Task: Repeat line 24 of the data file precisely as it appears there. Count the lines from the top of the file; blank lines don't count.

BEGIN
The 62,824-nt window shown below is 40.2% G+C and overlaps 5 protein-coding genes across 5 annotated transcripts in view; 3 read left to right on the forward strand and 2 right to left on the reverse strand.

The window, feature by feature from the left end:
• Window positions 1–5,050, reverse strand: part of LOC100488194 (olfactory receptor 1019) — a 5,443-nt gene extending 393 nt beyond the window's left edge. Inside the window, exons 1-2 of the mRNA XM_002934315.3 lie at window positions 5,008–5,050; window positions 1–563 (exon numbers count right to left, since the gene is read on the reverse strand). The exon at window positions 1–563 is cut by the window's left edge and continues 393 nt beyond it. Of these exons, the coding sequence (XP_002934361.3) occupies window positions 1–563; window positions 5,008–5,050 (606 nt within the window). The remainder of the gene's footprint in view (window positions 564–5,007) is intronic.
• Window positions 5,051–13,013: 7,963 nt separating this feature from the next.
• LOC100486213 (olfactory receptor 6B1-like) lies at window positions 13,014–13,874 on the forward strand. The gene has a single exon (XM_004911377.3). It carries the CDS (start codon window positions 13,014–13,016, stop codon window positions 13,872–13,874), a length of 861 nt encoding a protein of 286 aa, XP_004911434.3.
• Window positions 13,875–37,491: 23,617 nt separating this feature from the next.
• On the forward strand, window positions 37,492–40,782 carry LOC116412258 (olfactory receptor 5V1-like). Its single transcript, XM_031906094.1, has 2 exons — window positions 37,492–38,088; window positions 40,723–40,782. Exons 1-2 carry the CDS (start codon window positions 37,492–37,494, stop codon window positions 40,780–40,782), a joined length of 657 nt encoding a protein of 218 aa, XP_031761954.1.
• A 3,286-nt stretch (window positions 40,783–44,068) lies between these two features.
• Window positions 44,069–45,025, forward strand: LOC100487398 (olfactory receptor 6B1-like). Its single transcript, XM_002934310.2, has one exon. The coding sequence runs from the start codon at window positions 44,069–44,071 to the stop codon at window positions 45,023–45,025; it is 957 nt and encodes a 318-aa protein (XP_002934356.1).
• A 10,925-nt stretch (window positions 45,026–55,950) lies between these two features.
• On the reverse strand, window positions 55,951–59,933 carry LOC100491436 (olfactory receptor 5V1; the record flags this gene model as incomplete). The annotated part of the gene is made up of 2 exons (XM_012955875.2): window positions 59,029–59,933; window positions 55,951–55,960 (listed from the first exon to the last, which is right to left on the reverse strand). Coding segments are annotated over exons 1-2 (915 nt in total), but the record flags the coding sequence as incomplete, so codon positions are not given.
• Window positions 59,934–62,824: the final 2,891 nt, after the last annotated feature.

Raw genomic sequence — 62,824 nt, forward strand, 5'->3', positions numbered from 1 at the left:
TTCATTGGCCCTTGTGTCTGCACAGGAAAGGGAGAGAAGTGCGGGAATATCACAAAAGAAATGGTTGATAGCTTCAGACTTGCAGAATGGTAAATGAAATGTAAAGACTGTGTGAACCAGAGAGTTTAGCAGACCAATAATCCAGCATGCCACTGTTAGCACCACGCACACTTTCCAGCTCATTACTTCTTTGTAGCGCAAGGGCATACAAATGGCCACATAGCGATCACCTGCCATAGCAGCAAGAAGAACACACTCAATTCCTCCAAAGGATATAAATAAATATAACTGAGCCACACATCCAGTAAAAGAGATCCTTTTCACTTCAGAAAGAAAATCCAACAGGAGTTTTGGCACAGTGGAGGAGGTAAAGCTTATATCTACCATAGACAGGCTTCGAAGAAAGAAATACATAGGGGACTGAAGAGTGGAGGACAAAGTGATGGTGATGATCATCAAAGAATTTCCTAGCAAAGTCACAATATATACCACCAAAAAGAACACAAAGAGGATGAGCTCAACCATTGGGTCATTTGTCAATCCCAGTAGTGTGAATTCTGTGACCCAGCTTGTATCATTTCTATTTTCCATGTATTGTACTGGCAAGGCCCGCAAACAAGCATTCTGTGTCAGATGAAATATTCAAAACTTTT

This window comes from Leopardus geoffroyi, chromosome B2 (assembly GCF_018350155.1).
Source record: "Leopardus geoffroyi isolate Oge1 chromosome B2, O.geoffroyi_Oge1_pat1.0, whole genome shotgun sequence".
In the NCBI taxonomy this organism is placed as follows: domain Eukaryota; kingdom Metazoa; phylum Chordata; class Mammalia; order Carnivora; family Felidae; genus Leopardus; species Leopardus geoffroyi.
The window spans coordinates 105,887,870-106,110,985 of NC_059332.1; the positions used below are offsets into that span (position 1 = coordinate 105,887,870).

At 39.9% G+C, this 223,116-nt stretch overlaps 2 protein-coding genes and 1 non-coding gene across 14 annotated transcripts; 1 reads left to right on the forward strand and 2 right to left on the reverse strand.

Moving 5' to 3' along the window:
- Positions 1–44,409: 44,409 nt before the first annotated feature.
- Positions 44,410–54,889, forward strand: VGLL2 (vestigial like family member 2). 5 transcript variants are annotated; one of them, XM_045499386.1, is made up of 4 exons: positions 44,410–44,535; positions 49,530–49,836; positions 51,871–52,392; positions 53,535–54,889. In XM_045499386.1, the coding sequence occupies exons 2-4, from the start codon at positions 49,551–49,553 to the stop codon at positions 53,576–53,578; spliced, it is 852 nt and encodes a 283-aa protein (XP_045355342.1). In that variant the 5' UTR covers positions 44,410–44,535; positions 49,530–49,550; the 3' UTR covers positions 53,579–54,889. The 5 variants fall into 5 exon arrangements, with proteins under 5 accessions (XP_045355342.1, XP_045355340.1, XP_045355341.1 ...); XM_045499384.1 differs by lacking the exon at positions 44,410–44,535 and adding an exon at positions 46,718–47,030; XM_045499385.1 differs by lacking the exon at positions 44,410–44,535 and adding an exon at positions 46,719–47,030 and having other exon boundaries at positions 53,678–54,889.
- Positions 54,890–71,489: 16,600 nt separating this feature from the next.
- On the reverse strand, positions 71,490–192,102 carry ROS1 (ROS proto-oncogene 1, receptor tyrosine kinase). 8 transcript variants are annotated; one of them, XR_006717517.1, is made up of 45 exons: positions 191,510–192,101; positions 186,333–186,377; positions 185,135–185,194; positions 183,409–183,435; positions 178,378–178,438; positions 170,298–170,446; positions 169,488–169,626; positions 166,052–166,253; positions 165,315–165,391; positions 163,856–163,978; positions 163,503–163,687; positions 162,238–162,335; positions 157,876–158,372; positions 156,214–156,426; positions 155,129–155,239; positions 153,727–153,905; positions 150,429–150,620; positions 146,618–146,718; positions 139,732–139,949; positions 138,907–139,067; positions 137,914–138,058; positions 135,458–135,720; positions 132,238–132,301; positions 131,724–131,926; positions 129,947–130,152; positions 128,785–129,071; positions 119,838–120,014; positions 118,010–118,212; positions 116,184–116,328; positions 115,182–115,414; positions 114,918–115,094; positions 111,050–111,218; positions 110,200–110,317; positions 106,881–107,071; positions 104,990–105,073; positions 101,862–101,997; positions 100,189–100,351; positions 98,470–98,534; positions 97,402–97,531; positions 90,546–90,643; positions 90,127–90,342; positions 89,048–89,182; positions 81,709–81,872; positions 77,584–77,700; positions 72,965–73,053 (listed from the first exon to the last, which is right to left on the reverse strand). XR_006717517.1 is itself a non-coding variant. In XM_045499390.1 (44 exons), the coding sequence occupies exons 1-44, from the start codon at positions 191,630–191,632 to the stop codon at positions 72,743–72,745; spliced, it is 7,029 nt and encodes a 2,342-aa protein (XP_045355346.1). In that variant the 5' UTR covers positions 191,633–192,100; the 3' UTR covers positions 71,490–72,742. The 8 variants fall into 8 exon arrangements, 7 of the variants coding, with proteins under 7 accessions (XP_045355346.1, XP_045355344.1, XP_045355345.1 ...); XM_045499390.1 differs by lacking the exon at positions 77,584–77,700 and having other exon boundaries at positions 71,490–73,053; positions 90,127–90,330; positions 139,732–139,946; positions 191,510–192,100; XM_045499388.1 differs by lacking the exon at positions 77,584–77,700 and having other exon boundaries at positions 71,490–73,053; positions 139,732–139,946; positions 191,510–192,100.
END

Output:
- On the reverse strand, positions 71,490–192,102 carry ROS1 (ROS proto-oncogene 1, receptor tyrosine kinase). 8 transcript variants are annotated; one of them, XR_006717517.1, is made up of 45 exons: positions 191,510–192,101; positions 186,333–186,377; positions 185,135–185,194; positions 183,409–183,435; positions 178,378–178,438; positions 170,298–170,446; positions 169,488–169,626; positions 166,052–166,253; positions 165,315–165,391; positions 163,856–163,978; positions 163,503–163,687; positions 162,238–162,335; positions 157,876–158,372; positions 156,214–156,426; positions 155,129–155,239; positions 153,727–153,905; positions 150,429–150,620; positions 146,618–146,718; positions 139,732–139,949; positions 138,907–139,067; positions 137,914–138,058; positions 135,458–135,720; positions 132,238–132,301; positions 131,724–131,926; positions 129,947–130,152; positions 128,785–129,071; positions 119,838–120,014; positions 118,010–118,212; positions 116,184–116,328; positions 115,182–115,414; positions 114,918–115,094; positions 111,050–111,218; positions 110,200–110,317; positions 106,881–107,071; positions 104,990–105,073; positions 101,862–101,997; positions 100,189–100,351; positions 98,470–98,534; positions 97,402–97,531; positions 90,546–90,643; positions 90,127–90,342; positions 89,048–89,182; positions 81,709–81,872; positions 77,584–77,700; positions 72,965–73,053 (listed from the first exon to the last, which is right to left on the reverse strand). XR_006717517.1 is itself a non-coding variant. In XM_045499390.1 (44 exons), the coding sequence occupies exons 1-44, from the start codon at positions 191,630–191,632 to the stop codon at positions 72,743–72,745; spliced, it is 7,029 nt and encodes a 2,342-aa protein (XP_045355346.1). In that variant the 5' UTR covers positions 191,633–192,100; the 3' UTR covers positions 71,490–72,742. The 8 variants fall into 8 exon arrangements, 7 of the variants coding, with proteins under 7 accessions (XP_045355346.1, XP_045355344.1, XP_045355345.1 ...); XM_045499390.1 differs by lacking the exon at positions 77,584–77,700 and having other exon boundaries at positions 71,490–73,053; positions 90,127–90,330; positions 139,732–139,946; positions 191,510–192,100; XM_045499388.1 differs by lacking the exon at positions 77,584–77,700 and having other exon boundaries at positions 71,490–73,053; positions 139,732–139,946; positions 191,510–192,100.